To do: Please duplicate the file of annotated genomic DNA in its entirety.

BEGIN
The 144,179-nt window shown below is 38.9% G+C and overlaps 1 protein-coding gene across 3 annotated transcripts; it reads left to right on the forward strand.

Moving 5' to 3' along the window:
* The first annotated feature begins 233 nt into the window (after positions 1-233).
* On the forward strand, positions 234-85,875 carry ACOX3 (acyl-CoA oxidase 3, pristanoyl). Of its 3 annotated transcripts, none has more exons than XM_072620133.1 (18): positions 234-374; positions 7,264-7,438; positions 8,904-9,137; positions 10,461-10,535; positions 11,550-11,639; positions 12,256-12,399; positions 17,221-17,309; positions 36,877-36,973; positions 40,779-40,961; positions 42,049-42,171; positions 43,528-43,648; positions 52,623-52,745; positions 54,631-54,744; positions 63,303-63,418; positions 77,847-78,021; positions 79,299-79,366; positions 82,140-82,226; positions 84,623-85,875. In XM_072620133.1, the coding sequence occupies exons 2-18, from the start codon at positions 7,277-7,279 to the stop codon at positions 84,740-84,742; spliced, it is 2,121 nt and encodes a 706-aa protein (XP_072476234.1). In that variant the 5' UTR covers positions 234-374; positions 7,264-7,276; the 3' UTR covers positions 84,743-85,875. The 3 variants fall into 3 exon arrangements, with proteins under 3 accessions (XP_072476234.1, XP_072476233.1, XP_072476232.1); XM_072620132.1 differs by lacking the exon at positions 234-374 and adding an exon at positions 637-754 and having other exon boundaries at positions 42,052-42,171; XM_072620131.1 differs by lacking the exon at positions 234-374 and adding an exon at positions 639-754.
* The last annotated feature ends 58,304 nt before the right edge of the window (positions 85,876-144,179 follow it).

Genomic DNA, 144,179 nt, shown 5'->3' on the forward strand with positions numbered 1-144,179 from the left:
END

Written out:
The 144,179-nt window shown below is 38.9% G+C and overlaps 1 protein-coding gene across 3 annotated transcripts; it reads left to right on the forward strand.

Moving 5' to 3' along the window:
* The first annotated feature begins 233 nt into the window (after positions 1-233).
* On the forward strand, positions 234-85,875 carry ACOX3 (acyl-CoA oxidase 3, pristanoyl). Of its 3 annotated transcripts, none has more exons than XM_072620133.1 (18): positions 234-374; positions 7,264-7,438; positions 8,904-9,137; positions 10,461-10,535; positions 11,550-11,639; positions 12,256-12,399; positions 17,221-17,309; positions 36,877-36,973; positions 40,779-40,961; positions 42,049-42,171; positions 43,528-43,648; positions 52,623-52,745; positions 54,631-54,744; positions 63,303-63,418; positions 77,847-78,021; positions 79,299-79,366; positions 82,140-82,226; positions 84,623-85,875. In XM_072620133.1, the coding sequence occupies exons 2-18, from the start codon at positions 7,277-7,279 to the stop codon at positions 84,740-84,742; spliced, it is 2,121 nt and encodes a 706-aa protein (XP_072476234.1). In that variant the 5' UTR covers positions 234-374; positions 7,264-7,276; the 3' UTR covers positions 84,743-85,875. The 3 variants fall into 3 exon arrangements, with proteins under 3 accessions (XP_072476234.1, XP_072476233.1, XP_072476232.1); XM_072620132.1 differs by lacking the exon at positions 234-374 and adding an exon at positions 637-754 and having other exon boundaries at positions 42,052-42,171; XM_072620131.1 differs by lacking the exon at positions 234-374 and adding an exon at positions 639-754.
* The last annotated feature ends 58,304 nt before the right edge of the window (positions 85,876-144,179 follow it).

Genomic DNA, 144,179 nt, shown 5'->3' on the forward strand with positions numbered 1-144,179 from the left: